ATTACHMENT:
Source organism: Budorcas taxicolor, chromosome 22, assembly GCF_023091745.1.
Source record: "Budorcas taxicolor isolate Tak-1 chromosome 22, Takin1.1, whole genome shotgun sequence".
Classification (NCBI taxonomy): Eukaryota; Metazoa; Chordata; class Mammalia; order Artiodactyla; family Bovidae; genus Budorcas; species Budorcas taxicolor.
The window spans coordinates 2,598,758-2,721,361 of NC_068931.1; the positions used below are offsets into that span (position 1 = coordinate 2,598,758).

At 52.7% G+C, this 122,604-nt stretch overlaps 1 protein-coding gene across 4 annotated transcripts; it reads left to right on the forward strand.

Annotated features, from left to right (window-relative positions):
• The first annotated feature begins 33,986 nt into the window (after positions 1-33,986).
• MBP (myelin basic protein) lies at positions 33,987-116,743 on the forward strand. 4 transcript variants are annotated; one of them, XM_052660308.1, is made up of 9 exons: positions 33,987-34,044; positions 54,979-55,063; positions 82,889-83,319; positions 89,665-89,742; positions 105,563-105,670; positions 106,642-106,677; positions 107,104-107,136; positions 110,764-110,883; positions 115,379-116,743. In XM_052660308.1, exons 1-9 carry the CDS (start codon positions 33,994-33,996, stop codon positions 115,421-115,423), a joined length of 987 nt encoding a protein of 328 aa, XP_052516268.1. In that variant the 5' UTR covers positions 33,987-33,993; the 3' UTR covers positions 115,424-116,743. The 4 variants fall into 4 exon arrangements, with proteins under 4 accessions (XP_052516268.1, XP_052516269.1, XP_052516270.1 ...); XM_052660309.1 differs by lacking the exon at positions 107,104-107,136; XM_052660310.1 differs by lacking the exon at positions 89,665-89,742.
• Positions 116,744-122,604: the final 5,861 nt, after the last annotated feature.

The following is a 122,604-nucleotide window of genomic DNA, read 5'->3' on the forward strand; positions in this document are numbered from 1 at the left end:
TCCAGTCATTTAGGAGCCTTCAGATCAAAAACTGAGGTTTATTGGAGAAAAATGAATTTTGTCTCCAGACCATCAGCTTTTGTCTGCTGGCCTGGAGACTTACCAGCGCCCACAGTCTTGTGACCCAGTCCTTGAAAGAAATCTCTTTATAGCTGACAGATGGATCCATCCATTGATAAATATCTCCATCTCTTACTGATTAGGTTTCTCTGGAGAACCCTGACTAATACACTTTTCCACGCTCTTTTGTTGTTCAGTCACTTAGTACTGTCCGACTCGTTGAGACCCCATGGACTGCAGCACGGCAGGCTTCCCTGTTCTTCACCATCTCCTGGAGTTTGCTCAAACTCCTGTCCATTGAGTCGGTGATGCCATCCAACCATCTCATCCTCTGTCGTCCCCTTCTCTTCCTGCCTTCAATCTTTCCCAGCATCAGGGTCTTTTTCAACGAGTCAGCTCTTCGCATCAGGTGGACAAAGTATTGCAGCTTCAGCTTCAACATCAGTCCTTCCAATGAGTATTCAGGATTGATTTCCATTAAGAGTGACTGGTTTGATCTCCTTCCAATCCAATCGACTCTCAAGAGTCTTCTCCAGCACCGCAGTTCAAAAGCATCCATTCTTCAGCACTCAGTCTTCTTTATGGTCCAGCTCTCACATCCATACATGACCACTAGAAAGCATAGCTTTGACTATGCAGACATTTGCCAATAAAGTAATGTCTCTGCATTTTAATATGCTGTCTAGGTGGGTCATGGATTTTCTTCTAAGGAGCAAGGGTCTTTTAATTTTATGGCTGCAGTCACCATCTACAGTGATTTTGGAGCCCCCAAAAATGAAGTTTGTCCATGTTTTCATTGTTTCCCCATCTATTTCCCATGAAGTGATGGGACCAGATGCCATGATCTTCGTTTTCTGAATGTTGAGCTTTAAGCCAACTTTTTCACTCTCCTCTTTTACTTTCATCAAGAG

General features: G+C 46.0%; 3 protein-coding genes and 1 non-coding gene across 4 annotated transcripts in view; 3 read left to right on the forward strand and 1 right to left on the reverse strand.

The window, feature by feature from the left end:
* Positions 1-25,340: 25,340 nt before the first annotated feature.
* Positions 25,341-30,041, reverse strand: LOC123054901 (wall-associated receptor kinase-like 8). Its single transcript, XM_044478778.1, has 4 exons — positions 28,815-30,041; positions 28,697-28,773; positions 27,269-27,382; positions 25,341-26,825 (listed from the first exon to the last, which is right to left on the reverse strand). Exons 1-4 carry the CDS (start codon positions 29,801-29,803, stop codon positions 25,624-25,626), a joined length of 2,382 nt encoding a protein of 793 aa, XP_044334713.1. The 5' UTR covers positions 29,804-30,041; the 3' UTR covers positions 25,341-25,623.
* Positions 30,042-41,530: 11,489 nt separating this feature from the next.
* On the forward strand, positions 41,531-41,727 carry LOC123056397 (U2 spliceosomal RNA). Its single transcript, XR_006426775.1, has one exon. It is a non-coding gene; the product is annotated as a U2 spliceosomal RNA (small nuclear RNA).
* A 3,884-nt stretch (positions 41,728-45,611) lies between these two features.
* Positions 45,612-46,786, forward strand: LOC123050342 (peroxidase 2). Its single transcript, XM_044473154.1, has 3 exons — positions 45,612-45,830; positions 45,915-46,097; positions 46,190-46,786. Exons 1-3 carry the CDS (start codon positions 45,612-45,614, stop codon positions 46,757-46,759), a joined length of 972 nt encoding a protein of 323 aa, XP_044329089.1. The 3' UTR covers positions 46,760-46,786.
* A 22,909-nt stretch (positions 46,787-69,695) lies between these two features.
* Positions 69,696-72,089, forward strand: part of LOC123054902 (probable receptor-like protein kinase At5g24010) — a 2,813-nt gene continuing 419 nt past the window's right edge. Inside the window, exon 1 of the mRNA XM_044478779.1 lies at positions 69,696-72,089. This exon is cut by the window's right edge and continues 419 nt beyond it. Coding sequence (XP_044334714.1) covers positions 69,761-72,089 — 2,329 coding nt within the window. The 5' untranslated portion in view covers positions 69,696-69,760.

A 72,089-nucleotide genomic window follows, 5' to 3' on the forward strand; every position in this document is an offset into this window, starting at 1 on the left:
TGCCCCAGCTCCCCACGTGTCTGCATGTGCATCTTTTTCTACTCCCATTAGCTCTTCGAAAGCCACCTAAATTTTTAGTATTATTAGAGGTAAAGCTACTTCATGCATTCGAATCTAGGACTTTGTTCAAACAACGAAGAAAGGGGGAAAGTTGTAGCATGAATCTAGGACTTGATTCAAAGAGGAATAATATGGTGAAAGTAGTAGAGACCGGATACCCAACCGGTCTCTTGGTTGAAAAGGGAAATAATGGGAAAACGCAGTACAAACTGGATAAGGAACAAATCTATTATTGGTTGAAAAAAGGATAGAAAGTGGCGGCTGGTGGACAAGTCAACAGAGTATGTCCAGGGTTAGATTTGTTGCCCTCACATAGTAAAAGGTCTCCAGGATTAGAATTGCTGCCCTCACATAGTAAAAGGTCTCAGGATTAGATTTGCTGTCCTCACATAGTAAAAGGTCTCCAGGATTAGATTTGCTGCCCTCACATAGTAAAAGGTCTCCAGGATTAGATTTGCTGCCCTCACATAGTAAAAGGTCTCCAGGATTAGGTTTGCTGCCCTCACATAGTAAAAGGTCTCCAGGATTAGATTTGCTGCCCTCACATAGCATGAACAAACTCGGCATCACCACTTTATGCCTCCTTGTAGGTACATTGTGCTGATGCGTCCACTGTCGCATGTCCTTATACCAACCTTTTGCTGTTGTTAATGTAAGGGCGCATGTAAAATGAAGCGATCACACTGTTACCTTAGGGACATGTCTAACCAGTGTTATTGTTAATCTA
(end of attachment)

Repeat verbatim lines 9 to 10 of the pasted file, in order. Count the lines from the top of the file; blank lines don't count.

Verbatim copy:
• Positions 116,744-122,604: the final 5,861 nt, after the last annotated feature.

The following is a 122,604-nucleotide window of genomic DNA, read 5'->3' on the forward strand; positions in this document are numbered from 1 at the left end: